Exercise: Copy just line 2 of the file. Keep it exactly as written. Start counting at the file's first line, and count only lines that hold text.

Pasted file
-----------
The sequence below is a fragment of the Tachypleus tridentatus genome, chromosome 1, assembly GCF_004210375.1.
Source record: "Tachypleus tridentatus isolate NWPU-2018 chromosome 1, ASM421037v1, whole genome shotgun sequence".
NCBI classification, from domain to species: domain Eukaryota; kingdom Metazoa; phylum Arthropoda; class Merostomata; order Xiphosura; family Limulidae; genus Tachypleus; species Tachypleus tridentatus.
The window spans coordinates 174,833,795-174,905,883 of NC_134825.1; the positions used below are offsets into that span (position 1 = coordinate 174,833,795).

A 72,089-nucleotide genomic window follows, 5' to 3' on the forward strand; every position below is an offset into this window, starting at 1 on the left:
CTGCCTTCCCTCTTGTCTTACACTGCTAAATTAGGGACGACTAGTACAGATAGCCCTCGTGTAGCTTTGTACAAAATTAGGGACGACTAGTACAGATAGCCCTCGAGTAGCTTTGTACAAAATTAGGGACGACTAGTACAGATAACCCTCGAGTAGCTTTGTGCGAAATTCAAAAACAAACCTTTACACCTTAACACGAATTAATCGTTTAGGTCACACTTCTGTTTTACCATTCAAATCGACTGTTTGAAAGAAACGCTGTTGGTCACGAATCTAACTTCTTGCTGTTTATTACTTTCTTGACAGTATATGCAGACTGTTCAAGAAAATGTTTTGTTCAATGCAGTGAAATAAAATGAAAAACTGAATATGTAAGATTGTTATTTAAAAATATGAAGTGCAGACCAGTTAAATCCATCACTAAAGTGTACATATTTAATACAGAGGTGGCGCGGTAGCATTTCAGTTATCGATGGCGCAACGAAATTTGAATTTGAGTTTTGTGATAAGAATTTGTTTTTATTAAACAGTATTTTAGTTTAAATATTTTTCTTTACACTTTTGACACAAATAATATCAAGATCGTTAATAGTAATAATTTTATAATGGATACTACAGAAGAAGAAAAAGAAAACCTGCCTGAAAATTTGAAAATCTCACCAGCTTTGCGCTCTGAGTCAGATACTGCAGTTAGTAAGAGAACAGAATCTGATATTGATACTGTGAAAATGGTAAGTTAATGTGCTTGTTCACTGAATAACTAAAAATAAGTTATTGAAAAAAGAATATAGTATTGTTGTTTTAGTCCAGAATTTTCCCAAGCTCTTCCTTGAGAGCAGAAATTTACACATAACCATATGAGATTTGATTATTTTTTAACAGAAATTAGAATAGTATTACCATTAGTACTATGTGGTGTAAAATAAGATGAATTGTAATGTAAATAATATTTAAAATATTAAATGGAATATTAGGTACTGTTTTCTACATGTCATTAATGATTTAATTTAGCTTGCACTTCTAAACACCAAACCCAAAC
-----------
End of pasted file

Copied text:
Source record: "Tachypleus tridentatus isolate NWPU-2018 chromosome 1, ASM421037v1, whole genome shotgun sequence".